Although spring has arrived on Wake Forest’s campus and Daylight Savings Time begins this weekend, it’s hard to believe that it will soon be the end to another academic year. When O∆K started the academic year, there were nearly 300 circles of record. Since that time, we have established new circles at Western State Colorado University, the University of St. Katherine, and the University of Mary. On February 24th, I was the installing officer when we presented a charter to our newest circle at the University of North Carolina at Greensboro. The Citadel, Washington State University – Tri-Cities, and Purdue University Northwest are all are working toward April chartering ceremonies. These schools are excited to bring O∆K to their respective campuses to facilitate collaboration between collegiate members and to advance leadership.
Earlier this year, in January, the Omicron Delta Kappa Society Board of Directors and Foundation Board of Trustees held their semi-annual meetings in Irvine, Calif. on the campus of Concordia University Irvine. We are indebted to Mike Bergler and his colleagues for hosting our volunteer leaders. While we were there, we continued our discussions about potential extension opportunities in Canada and Mexico. International expansion is one of the initiatives coming out of our strategic plan, O∆K 2024: Leading for Our Second Century. I hope to have more to share with you about our international efforts after our summer meetings in St. Paul, Minn.
Throughout the fall semester and into the start of the spring semester, our membership numbers have tracked ahead of last year and the previous year. As of today, membership numbers for the fiscal year are 4,682. There were 4,281 initiates this time last year and 4,539 at this time in FY 2015. Our membership goal for FY 2017 is 8,600 initiated members.
The Omicron Delta Kappa Foundation is also having a very good fundraising year. It is my pleasure to announce several gifts including the establishment of a scholarship for O∆K members in the creative and performing arts. This scholarship is being funded by Foundation Vice President Sally Albrecht. Linda and Jeff Stone have also established a challenge fund for the Samford University Circle Endowed Fund and a fund supporting programming for our regional drive-in workshops focused on ethical leadership challenges. Jeff is a member of the O∆K Foundation Board of Trustees.
This year’s drive-in workshops have been built around the topic of Leadership: Mind and Body, which was selected by our members at the 2016 convention. Each workshop has included a session on how our collegiate leaders may better embrace their personal wellness and set an example as they lead their organizations. Also, this year’s workshops have provided each participant with an opportunity to complete the Student Leadership Competencies Inventory so that they better understand their strengths and areas in which they may continue to grow and learn. The developer of this instrument, Dr. Corey Seemiller, is scheduled to be one of the featured speakers at our next biennial convention which will be held in Nashville in 2018.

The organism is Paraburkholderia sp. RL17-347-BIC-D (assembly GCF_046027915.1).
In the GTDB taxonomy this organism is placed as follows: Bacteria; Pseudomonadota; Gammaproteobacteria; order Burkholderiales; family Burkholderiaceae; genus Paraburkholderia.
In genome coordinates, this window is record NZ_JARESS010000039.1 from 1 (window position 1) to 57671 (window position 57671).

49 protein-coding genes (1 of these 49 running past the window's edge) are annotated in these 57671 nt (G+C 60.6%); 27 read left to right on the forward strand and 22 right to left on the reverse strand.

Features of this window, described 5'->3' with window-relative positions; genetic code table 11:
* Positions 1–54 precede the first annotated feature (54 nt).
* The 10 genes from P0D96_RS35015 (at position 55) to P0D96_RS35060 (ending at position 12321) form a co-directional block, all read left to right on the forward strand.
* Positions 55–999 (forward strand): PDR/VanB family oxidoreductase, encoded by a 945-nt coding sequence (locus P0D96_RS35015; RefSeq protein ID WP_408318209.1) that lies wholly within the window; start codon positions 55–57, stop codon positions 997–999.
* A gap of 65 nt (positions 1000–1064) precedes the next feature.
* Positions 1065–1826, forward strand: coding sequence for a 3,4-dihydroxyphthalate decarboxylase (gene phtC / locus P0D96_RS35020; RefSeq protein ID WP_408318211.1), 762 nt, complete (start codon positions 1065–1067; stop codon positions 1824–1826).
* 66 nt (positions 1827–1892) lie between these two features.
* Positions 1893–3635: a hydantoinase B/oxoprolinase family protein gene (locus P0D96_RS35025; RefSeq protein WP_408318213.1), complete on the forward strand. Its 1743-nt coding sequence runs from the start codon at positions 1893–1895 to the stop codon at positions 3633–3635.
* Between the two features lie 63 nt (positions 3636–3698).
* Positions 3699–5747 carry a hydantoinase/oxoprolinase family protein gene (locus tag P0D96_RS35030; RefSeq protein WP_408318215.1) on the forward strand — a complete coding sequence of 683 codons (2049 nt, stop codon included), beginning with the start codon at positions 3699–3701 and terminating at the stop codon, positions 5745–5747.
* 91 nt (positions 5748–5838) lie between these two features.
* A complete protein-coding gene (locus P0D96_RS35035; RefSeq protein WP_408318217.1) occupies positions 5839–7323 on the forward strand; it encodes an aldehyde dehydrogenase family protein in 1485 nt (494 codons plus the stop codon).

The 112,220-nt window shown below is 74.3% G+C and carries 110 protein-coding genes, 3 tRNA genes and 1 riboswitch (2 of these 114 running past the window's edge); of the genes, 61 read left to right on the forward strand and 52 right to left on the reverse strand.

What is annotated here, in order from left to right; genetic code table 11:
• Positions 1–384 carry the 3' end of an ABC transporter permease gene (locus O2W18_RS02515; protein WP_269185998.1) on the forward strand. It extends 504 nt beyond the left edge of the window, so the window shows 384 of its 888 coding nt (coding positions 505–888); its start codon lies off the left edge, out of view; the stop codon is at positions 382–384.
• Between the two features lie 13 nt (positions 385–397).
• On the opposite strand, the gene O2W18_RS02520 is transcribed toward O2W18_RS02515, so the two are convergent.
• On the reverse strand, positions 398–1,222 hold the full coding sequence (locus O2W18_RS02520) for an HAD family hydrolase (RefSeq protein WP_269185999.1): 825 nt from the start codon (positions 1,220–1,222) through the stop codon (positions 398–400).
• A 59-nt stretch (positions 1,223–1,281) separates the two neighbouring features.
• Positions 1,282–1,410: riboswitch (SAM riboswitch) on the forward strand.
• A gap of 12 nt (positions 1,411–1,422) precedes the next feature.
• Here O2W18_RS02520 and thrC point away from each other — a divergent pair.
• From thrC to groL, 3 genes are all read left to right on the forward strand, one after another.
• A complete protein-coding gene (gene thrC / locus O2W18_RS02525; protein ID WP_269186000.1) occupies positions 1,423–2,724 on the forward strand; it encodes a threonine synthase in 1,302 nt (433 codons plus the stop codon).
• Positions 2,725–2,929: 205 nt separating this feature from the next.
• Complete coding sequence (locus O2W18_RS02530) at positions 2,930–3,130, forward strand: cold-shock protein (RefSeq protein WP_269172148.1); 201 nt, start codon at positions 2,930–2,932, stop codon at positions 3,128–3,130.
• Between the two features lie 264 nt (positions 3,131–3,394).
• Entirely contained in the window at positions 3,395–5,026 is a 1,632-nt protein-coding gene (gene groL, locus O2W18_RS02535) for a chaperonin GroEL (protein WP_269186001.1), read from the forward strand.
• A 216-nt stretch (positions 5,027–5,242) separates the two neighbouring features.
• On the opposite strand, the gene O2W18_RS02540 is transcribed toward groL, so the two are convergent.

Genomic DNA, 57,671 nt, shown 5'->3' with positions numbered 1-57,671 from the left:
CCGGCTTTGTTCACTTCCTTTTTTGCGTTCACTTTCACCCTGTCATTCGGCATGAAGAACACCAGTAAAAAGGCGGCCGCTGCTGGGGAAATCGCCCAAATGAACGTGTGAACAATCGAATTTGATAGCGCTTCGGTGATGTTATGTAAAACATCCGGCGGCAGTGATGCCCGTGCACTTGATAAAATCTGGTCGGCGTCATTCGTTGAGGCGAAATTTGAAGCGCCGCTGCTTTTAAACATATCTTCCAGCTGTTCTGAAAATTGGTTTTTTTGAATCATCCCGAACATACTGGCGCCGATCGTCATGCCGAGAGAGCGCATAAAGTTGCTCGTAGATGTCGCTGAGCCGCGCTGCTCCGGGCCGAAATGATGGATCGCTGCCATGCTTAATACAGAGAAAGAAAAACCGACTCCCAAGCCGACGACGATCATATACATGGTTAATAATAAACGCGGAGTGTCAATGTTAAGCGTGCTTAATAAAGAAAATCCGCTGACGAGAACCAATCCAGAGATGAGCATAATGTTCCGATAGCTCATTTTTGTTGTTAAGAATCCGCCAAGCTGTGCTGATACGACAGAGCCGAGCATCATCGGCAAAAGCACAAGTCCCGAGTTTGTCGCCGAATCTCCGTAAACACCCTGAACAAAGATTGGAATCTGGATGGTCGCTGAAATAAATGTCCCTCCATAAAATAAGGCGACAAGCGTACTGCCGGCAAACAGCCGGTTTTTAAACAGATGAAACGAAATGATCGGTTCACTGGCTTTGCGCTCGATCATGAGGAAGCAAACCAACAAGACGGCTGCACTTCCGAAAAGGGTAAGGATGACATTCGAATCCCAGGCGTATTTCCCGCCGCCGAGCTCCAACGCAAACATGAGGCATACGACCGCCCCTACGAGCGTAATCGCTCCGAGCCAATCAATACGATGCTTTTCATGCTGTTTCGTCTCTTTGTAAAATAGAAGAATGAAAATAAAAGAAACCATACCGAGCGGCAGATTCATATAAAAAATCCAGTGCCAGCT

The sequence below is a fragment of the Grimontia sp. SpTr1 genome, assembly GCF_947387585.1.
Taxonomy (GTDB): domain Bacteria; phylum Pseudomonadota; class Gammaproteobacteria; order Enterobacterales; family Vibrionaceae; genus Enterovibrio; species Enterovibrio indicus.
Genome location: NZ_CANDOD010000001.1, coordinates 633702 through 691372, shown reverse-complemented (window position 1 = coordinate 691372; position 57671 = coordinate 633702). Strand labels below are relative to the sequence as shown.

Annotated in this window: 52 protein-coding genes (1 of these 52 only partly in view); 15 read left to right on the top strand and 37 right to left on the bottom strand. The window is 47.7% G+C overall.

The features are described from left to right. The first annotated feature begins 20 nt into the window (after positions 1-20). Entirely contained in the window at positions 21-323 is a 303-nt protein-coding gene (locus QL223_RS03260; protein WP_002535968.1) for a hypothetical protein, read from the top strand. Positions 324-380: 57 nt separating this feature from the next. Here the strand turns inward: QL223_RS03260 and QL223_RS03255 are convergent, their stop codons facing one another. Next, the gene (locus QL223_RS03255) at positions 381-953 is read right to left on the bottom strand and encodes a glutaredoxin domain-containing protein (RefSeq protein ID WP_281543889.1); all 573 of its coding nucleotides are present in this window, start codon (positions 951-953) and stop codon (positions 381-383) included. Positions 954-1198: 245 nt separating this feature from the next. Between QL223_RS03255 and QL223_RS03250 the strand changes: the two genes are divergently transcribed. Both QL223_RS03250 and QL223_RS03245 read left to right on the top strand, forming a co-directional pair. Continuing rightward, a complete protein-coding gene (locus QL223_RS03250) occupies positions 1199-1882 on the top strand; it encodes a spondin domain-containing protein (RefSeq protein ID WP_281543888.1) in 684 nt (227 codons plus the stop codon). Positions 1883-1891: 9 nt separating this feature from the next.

Dr. Seemiller is also the co-author of Generation Z Goes to College which is a fascinating text that provides some insights about our students who were born between 1995 through 2010. This generation of students are the true digital natives – born with ready access to computers in the family den. My four children are in this generation although they’ve still got about ten more years before they head off to college. From reading the research on this generation of students, I understand that they are less interested in recognition and more interested in credentialing. Judging by the shelf of sports participation trophies collecting dust in my garage, I’d say that’s true! This characteristic is an important consideration for Omicron Delta Kappa because it challenges our circles to do more than simply celebrate collegiate leaders. It means that we need to identify strategies to help our collegiate members develop and demonstrate that they have the competencies of integrity, collaboration, and communication.
Our biennial national convention, the 50th of which will be the one held in Nashville, is a major program of our organization. It serves many functions related to the governance of Omicron Delta Kappa including the election of national officers as well as review and approval of proposed constitutional amendments. It is also a wonderful opportunity for collegiate members and advisors from across the country to share information about best practices in circle operations. However, the cost of operating this biennial gathering have grown with inflation through the years, and it may be time for us to refocus our approach to the convention. For this reason, I have appointed a presidential commission on our convention which will present its recommendations to the Board of Directors at the winter 2018 meeting. I am pleased that Past National President Steve Bisese and current National Advisory Council Chair Michelle Burke have agreed to co-chair this commission.
One of the greatest joys of being involved with Omicron Delta Kappa is having the opportunity to meet our collegiate leaders. This summer, at our convention in Grand Rapids, I had the pleasure of visiting with Pasquale “Paqui” Toscano who is an initiate of the Alpha Circle at Washington and Lee University. We celebrated Paqui by recognizing him as one of the National Leader of the Year award winners. In case you missed in the last issue of The Circle, Paqui has been selected as a 2017 Rhodes Scholar.
We continue to focus on our mission to recognize and support the collegiate leaders of today as they become the community leaders of tomorrow. As always, please don’t hesitate to contact me should you have any questions or suggestions.
Thank you for your continued devotion to our Society!
Yours in O∆K,
Matthew W. Clifford, Ed.D.
O∆K National President